BALTIMORE (AP) — Maryland’s motivation against West Virginia on Saturday extends beyond the desire to end a run of seven straight losses to the Mountaineers.
The Terrapins’ focus rests squarely on completing the non-conference portion of their season with a perfect record.
“We’re not trying to blow this game out of proportion, ” Maryland tight end Dave Stinebaugh said. “It’s about going to 4-0. The past is the past. We’re a different team this year so we’re just looking forward to taking the next step.”
Off to their best start since 2001, the Terrapins have defeated Florida International, Old Dominion and Connecticut. West Virginia (2-1) will be Maryland’s most formidable opponent, having sandwiched wins over William & Mary and Georgia State around a road loss to No. 14 Oklahoma.
With a victory at M&T Stadium, home of the Baltimore Ravens, the Terps can match their win total of a year ago and take a huge stride toward becoming bowl eligible for the first time since coach Randy Edsall took over in 2011.
“It’s another big game for us,” Maryland quarterback C.J. Brown said. “We get to play in an NFL stadium against another good team. In the past it’s been a pretty big rivalry. From my point of view, It’s an opportunity to go 4-0. It moves us closer to a bowl game.”
The Mountaineers are in rebuilding mode now that quarterback Geno Smith and wide receiver Tavon Austin are in the NFL, but they’ve still got big-play potential and a defense that is vastly improved from a year ago.
“I can’t tell you how excited our team is to play Maryland this week,” coach Dana Holgorsen said. “It’s something our boys are looking forward to. We don’t have many regional rivalries left; this is the only one that we play this year.”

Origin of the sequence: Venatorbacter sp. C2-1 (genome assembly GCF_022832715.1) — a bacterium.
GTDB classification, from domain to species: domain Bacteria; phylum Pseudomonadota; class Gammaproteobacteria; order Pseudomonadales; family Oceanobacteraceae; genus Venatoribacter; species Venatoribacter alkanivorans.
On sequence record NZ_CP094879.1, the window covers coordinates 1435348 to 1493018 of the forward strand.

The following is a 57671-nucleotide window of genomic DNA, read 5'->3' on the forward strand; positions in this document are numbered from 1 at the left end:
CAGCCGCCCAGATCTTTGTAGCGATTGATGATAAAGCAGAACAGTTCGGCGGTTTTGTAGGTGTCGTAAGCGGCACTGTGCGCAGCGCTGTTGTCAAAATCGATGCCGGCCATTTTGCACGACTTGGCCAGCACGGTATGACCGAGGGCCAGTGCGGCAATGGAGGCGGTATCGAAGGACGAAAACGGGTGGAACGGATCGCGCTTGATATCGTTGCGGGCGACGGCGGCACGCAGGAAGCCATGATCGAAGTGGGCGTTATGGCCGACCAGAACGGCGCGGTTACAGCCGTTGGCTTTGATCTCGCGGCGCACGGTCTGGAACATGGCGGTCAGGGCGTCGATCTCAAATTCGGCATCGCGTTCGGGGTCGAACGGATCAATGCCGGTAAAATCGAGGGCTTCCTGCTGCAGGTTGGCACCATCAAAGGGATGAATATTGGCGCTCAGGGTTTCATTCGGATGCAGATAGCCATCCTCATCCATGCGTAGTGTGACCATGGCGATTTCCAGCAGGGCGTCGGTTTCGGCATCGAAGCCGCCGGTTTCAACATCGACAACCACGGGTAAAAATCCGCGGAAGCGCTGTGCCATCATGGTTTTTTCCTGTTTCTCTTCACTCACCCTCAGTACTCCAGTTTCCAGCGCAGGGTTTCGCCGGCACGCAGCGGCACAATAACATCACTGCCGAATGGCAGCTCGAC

Five things to know about the Maryland-West Virginia matchup on Saturday:
FRESHMAN SENSATION: Mountaineers redshirt freshman Ford Childress threw for 359 yards and three touchdowns last week in his first college start. Inserted to jump-start an offense that could muster only a touchdown against Oklahoma, Childress set a single-game school record for yards passing for a freshman. “He’s night and day better right now than he was a year ago,” coach Dana Holgorsen said.
“That said, his sense of urgency needs to pick up because the speed of the game is going to increase. Maryland has great team speed.”
BROWN DELIVERS: A year ago at this time, Brown was limping after tearing his left ACL during preseason practice. Now he’s the driving force behind an offense that has surpassed 500 yards in all three games. Brown, a fifth-year senior, has passed for six touchdowns and run for five scores. “He’s had a good year so far and brings balance to the offense,” Holgorsen said. “He’s very athletic and has athletic guys around him.”
SHORING UP THE D: West Virginia is eighth in the country in the fewest yards passing allowed at 137 per game. A year ago the Mountaineers gave up an average of 312 yards through the air, along with 38 touchdown passes, second worst to Colorado’s 39. WVU has given up two TD passes thus far this season. “This will be the toughest defense we’ve faced so far,” Maryland offensive coordinator Mike Locksley said. “The big thing is that they create pressure with their front. They play well in space. They create turnovers.”
SHARP DIGGS: Maryland wide receiver Stefon Diggs is becoming the same sort of threat Austin was at West Virginia. Diggs had five catches for 110 yards and a touchdown last week against UConn and ranks 13th nationally with an average of 176.67 all-purpose yards per game. “Tavon and Diggs are pretty similar,” Holgorsen said. “They’re both from Baltimore and receivers and returners. (Diggs has) proven to have big play potential.” Diggs had three catches for 113 yards and two touchdowns as a freshman last year against WVU.
HOME RUN: It’s a home game for the Terrapins, even though they will be 32 miles from College Park. Playing in Baltimore, Terrapins coach Randy Edsall said, is good for recruiting and expands Maryland’s reach. “Being that we’re the flagship university here in the state and we’re the only state school that’s an FBS, it’s something that I think is important to us,” the coach said. Said Holgorsen: “It’s important to our administration, and it’s important to our fan base. It’s important to our kids and recruiting.”
(Copyright 2013 by The Associated Press. All Rights Reserved.)